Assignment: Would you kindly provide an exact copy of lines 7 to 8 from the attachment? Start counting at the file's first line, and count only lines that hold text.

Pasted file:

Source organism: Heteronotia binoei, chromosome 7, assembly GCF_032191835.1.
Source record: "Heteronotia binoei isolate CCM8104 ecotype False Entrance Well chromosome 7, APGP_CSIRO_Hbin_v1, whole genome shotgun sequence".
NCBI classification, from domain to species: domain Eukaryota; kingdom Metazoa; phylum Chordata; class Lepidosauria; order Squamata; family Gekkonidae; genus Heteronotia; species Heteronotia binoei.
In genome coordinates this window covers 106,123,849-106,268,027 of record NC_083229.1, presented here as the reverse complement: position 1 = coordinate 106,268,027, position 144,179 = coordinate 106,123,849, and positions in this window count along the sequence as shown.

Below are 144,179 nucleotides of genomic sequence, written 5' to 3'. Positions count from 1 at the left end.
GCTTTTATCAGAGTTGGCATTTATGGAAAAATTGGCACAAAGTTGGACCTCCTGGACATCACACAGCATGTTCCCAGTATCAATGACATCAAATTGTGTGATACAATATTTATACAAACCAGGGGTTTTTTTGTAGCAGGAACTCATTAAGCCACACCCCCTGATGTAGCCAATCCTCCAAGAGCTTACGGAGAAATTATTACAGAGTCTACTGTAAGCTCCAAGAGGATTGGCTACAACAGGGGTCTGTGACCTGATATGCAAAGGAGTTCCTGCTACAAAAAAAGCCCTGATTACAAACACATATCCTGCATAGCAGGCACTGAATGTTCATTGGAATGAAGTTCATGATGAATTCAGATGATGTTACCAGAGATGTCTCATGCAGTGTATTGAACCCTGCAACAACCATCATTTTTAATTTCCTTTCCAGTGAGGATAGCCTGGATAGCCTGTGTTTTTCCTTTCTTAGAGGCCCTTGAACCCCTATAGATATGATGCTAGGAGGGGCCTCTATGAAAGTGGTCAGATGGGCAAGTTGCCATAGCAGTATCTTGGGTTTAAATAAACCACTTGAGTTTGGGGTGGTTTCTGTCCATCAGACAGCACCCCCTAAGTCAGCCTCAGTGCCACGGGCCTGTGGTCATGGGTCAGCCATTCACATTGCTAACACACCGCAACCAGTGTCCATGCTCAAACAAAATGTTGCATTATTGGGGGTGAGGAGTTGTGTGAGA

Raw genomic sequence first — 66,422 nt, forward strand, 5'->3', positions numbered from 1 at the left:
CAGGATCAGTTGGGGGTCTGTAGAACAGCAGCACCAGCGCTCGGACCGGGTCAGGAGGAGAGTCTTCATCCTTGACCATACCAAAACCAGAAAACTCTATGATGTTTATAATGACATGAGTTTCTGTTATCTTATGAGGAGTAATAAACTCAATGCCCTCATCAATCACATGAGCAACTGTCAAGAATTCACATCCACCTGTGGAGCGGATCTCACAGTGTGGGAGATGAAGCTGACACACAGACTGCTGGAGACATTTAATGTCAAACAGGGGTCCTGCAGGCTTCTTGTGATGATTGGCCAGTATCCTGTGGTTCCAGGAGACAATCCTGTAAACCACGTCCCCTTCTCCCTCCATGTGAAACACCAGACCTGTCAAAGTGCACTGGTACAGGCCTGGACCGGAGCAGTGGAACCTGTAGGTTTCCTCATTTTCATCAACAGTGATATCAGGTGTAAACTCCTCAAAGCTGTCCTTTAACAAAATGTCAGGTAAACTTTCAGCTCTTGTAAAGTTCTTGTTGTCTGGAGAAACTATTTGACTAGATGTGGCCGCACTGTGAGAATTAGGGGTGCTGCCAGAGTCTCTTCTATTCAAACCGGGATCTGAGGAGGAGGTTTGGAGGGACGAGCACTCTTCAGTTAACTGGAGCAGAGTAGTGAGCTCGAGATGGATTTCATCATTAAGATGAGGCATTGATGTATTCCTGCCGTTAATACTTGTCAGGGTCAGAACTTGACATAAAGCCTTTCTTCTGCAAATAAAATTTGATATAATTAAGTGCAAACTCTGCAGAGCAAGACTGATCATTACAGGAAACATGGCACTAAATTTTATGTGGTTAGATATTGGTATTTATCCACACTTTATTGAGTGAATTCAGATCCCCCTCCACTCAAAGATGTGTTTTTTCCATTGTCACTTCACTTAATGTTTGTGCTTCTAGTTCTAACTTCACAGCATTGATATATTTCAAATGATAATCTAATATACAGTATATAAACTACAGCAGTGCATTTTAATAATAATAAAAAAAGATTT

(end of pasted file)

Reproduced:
Raw genomic sequence first — 66,422 nt, forward strand, 5'->3', positions numbered from 1 at the left:
CAGGATCAGTTGGGGGTCTGTAGAACAGCAGCACCAGCGCTCGGACCGGGTCAGGAGGAGAGTCTTCATCCTTGACCATACCAAAACCAGAAAACTCTATGATGTTTATAATGACATGAGTTTCTGTTATCTTATGAGGAGTAATAAACTCAATGCCCTCATCAATCACATGAGCAACTGTCAAGAATTCACATCCACCTGTGGAGCGGATCTCACAGTGTGGGAGATGAAGCTGACACACAGACTGCTGGAGACATTTAATGTCAAACAGGGGTCCTGCAGGCTTCTTGTGATGATTGGCCAGTATCCTGTGGTTCCAGGAGACAATCCTGTAAACCACGTCCCCTTCTCCCTCCATGTGAAACACCAGACCTGTCAAAGTGCACTGGTACAGGCCTGGACCGGAGCAGTGGAACCTGTAGGTTTCCTCATTTTCATCAACAGTGATATCAGGTGTAAACTCCTCAAAGCTGTCCTTTAACAAAATGTCAGGTAAACTTTCAGCTCTTGTAAAGTTCTTGTTGTCTGGAGAAACTATTTGACTAGATGTGGCCGCACTGTGAGAATTAGGGGTGCTGCCAGAGTCTCTTCTATTCAAACCGGGATCTGAGGAGGAGGTTTGGAGGGACGAGCACTCTTCAGTTAACTGGAGCAGAGTAGTGAGCTCGAGATGGATTTCATCATTAAGATGAGGCATTGATGTATTCCTGCCGTTAATACTTGTCAGGGTCAGAACTTGACATAAAGCCTTTCTTCTGCAAATAAAATTTGATATAATTAAGTGCAAACTCTGCAGAGCAAGACTGATCATTACAGGAAACATGGCACTAAATTTTATGTGGTTAGATATTGGTATTTATCCACACTTTATTGAGTGAATTCAGATCCCCCTCCACTCAAAGATGTGTTTTTTCCATTGTCACTTCACTTAATGTTTGTGCTTCTAGTTCTAACTTCACAGCATTGATATATTTCAAATGATAATCTAATATACAGTATATAAACTACAGCAGTGCATTTTAATAATAATAAAAAAAGATTT